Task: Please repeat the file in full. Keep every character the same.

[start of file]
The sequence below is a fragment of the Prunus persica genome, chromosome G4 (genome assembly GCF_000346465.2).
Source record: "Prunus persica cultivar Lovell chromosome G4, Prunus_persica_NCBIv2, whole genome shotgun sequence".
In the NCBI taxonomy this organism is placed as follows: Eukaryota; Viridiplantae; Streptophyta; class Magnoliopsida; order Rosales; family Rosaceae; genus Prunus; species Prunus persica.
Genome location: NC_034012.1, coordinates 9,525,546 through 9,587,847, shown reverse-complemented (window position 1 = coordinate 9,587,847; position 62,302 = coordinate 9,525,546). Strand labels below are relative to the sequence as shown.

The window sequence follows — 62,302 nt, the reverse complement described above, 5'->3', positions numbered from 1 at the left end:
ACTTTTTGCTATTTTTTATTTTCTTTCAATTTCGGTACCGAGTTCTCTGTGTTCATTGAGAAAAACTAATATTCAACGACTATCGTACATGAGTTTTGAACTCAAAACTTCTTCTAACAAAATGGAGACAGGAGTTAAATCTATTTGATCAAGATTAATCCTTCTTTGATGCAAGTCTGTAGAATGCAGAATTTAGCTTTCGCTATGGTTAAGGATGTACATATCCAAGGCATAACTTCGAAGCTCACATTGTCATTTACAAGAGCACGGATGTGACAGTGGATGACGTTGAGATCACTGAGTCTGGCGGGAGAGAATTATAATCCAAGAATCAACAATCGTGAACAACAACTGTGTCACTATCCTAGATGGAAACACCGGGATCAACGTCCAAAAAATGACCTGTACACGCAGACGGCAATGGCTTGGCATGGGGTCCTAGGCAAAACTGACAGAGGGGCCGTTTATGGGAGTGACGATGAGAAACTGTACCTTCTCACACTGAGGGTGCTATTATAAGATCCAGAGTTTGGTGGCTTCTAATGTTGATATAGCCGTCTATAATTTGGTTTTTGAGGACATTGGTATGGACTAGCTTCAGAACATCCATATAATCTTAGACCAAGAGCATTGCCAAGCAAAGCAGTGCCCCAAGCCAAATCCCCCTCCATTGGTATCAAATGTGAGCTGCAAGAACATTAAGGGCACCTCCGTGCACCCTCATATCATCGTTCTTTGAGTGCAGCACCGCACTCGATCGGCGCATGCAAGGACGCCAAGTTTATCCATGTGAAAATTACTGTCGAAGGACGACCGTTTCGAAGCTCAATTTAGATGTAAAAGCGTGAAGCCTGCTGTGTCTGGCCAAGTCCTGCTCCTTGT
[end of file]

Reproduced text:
The sequence below is a fragment of the Prunus persica genome, chromosome G4 (genome assembly GCF_000346465.2).
Source record: "Prunus persica cultivar Lovell chromosome G4, Prunus_persica_NCBIv2, whole genome shotgun sequence".
In the NCBI taxonomy this organism is placed as follows: Eukaryota; Viridiplantae; Streptophyta; class Magnoliopsida; order Rosales; family Rosaceae; genus Prunus; species Prunus persica.
Genome location: NC_034012.1, coordinates 9,525,546 through 9,587,847, shown reverse-complemented (window position 1 = coordinate 9,587,847; position 62,302 = coordinate 9,525,546). Strand labels below are relative to the sequence as shown.

The window sequence follows — 62,302 nt, the reverse complement described above, 5'->3', positions numbered from 1 at the left end:
ACTTTTTGCTATTTTTTATTTTCTTTCAATTTCGGTACCGAGTTCTCTGTGTTCATTGAGAAAAACTAATATTCAACGACTATCGTACATGAGTTTTGAACTCAAAACTTCTTCTAACAAAATGGAGACAGGAGTTAAATCTATTTGATCAAGATTAATCCTTCTTTGATGCAAGTCTGTAGAATGCAGAATTTAGCTTTCGCTATGGTTAAGGATGTACATATCCAAGGCATAACTTCGAAGCTCACATTGTCATTTACAAGAGCACGGATGTGACAGTGGATGACGTTGAGATCACTGAGTCTGGCGGGAGAGAATTATAATCCAAGAATCAACAATCGTGAACAACAACTGTGTCACTATCCTAGATGGAAACACCGGGATCAACGTCCAAAAAATGACCTGTACACGCAGACGGCAATGGCTTGGCATGGGGTCCTAGGCAAAACTGACAGAGGGGCCGTTTATGGGAGTGACGATGAGAAACTGTACCTTCTCACACTGAGGGTGCTATTATAAGATCCAGAGTTTGGTGGCTTCTAATGTTGATATAGCCGTCTATAATTTGGTTTTTGAGGACATTGGTATGGACTAGCTTCAGAACATCCATATAATCTTAGACCAAGAGCATTGCCAAGCAAAGCAGTGCCCCAAGCCAAATCCCCCTCCATTGGTATCAAATGTGAGCTGCAAGAACATTAAGGGCACCTCCGTGCACCCTCATATCATCGTTCTTTGAGTGCAGCACCGCACTCGATCGGCGCATGCAAGGACGCCAAGTTTATCCATGTGAAAATTACTGTCGAAGGACGACCGTTTCGAAGCTCAATTTAGATGTAAAAGCGTGAAGCCTGCTGTGTCTGGCCAAGTCCTGCTCCTTGT